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Advances in glycan analysis are enhancing biologics development and quality control processes.
The pharmaceutical industry is being transformed by the success of protein-based therapeutics (biologics). In 2012, biologics sales in the United States topped $63 billion, up 18.2% from 2011 (1). Additionally, it is estimated that half of new drug approvals in 2015 will be biologics, with this trend forecasted to increase over the next decade (2).
Many classes of biologics are recombinant secretory proteins (e.g., antibodies, fusion proteins, growth factors, cytokines, etc.) that possess post-translational carbohydrate modifications of certain asparagine residues (N-glycans) or serine/threonine residues (O-glycans). The structure and composition of glycans can dramatically affect the stability, bioactivity, and pharmacokinetics of a biologic drug. Most biologics are recombinant N-glycosylated proteins that are derived from non-human protein expression systems such as Chinese hamster ovary (CHO) cells (3). Glycan structure and composition are particularly sensitive to changes in a biologic’s manufacturing environment, such as process improvements, scale-up, and method transfers. As such, glycan structure is designated a critical quality attribute (CQA) that must be monitored during manufacturing, and the glycan profile of a finished product is used to assess the consistency of a manufacturing process from batch to batch.
Structural analysis of N-glycans
Workflows that enable N-glycan structural analysis are complicated and have historically involved sample-processing methods that are slow, labor intensive, multi-stepped, and dimensional. Conventional preparation of N-glycans derived from monoclonal antibodies (mAbs) and immunoglobulin Gs (IgGs) generally proceeds as outlined in Figure 1. Typically, fluorescently labeled N-glycans are produced and analyzed using liquid chromatography (LC) coupled to fluorescent detection (FLR), LC with detection using mass spectrometry (MS), or capillary electrophoresis (CE) with laser-induced fluorescence (LIF). There is currently no single standardized protocol within the pharmaceutical industry for N-glycan analysis and most organizations have developed customized workflows to suit their individual needs (4). This landscape is rapidly changing, however, as industry demands have increased for more standardized workflows that permit faster, more accurate, higher throughput, reproducible, and quantitative structural characterization of N-glycans. Recent advances in sample preparation and analysis of N-glycans that are enabling better quality testing of N-glycans of biologics are reviewed here.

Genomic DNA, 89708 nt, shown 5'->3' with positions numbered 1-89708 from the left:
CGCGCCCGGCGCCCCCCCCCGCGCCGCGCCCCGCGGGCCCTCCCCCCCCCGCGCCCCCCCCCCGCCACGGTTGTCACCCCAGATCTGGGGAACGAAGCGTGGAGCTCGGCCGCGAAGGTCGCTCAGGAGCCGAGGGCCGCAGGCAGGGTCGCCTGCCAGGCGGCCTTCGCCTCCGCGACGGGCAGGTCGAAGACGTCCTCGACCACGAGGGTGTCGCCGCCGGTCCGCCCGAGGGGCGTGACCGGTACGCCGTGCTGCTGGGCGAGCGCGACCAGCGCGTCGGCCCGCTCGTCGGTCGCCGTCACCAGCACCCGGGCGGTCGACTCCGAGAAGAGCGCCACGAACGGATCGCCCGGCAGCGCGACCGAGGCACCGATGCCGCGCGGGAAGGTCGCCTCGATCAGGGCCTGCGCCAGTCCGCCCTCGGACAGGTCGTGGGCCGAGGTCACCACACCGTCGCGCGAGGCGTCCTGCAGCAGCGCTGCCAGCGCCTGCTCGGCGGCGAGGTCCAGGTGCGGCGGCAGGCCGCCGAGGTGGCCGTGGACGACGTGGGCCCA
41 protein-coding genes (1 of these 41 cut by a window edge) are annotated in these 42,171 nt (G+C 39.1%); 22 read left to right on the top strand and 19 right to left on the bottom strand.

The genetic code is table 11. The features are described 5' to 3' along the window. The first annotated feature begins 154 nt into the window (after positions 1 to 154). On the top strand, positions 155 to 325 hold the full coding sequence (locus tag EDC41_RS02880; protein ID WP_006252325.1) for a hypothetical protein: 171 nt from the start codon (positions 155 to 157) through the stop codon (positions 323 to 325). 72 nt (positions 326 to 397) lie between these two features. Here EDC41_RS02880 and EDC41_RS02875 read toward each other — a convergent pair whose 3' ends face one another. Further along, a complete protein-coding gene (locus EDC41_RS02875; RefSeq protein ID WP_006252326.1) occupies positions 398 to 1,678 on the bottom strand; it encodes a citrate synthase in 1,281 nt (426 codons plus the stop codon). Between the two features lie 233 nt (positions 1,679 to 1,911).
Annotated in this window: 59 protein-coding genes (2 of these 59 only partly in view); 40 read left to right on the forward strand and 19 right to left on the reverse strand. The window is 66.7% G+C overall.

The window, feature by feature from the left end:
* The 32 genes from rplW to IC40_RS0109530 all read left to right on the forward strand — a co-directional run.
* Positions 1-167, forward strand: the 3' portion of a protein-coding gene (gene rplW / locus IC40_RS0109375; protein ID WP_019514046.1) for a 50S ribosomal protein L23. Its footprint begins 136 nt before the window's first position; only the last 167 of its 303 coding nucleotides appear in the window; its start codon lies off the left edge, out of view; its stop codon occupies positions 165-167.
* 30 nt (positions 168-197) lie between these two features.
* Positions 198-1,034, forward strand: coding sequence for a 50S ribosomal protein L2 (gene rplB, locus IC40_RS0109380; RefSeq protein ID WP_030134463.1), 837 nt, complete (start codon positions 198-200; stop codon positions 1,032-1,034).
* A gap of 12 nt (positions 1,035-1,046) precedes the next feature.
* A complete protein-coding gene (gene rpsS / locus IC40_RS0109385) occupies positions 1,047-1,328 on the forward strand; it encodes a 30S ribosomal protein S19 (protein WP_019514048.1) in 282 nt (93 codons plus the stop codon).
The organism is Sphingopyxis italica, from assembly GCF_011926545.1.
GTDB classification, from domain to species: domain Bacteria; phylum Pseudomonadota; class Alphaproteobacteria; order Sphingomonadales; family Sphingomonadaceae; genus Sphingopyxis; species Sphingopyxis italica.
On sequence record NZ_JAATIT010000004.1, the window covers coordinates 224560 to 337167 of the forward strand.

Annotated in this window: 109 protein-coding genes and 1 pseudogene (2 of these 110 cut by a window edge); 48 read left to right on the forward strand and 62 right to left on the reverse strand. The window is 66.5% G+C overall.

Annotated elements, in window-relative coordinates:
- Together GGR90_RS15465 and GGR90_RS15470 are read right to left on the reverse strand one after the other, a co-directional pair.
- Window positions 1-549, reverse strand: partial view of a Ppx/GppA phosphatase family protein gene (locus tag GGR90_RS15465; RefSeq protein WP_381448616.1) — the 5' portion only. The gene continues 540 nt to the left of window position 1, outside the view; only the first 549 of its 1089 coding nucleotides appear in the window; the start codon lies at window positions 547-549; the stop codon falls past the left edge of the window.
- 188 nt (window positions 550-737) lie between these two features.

Advances in N-glycan sample preparation
The field has seen remarkable recent advances in the range, supply, and quality of reagents, consumables, and analytical instrumentation aimed at improving glycan analysis. An important area of improvement has been in sample preparation methods that have been considerably streamlined from day to hour timescales. New methods are now also higher throughput, and analyses in 96-well formats are feasible using robotic liquid handling platforms. A 384-well sample preparation method was reported for analysis of N-glycans derived from IgG using LC-FLR (5). This study marked a significant step toward bringing the throughput of glycomics closer to the realm of genomics. Additionally, the field has seen the recent emergence of turnkey commercial sample preparation kits that permit glycans to be rapidly liberated from glycoproteins and labeled for analysis.
Enzymatic release of N-glycans
A key early step in N-glycan composition profiling involves complete and unbiased removal of N-glycans from a target glycoprotein. N-Glycan release typically involves denaturing a protein with a reducing reagent (e.g., dithiothreitol [DTT]), sodium dodecyl sulfate [SDS], and an alkylating reagent (e.g., iodoacetamide [IAA]), respectively, prior to enzymatic release of glycans with peptide N-glycosidase F (PNGase F). This process has several technical drawbacks: SDS inhibits the function of PNGase F, long PNGase F digestions are typically required (two hours to overnight) and often not all N-glycans are completely released, and the presence of detergent or SDS in a sample is detrimental to downstream analysis using MS.